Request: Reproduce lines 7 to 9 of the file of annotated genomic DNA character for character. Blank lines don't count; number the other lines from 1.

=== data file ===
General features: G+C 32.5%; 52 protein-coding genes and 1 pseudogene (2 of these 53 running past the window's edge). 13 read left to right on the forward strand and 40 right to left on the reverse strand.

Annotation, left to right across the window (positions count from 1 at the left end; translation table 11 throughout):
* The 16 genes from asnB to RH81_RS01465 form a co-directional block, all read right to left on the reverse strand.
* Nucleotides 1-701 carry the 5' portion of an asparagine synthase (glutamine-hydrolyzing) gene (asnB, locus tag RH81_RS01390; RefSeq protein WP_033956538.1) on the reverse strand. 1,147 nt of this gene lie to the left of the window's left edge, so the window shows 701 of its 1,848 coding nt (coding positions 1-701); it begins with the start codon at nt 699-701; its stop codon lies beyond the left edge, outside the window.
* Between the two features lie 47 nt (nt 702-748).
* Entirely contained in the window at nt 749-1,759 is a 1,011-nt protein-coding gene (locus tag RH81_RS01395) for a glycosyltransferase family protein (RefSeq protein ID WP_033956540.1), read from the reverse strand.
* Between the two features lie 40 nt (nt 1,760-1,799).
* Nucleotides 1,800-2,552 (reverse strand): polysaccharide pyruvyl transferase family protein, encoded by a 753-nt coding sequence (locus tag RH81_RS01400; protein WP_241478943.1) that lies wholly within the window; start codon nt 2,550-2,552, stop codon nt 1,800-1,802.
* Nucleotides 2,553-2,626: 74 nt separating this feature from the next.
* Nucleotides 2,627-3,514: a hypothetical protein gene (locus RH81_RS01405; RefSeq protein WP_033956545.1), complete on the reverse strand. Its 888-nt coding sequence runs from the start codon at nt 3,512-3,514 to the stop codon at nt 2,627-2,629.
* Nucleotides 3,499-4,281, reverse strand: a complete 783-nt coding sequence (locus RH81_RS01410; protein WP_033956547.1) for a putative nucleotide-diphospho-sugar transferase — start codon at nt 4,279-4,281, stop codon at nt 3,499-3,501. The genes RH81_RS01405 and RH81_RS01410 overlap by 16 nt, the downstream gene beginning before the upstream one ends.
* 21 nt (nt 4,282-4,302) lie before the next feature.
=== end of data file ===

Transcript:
* Between the two features lie 40 nt (nt 1,760-1,799).
* Nucleotides 1,800-2,552 (reverse strand): polysaccharide pyruvyl transferase family protein, encoded by a 753-nt coding sequence (locus tag RH81_RS01400; protein WP_241478943.1) that lies wholly within the window; start codon nt 2,550-2,552, stop codon nt 1,800-1,802.
* Nucleotides 2,553-2,626: 74 nt separating this feature from the next.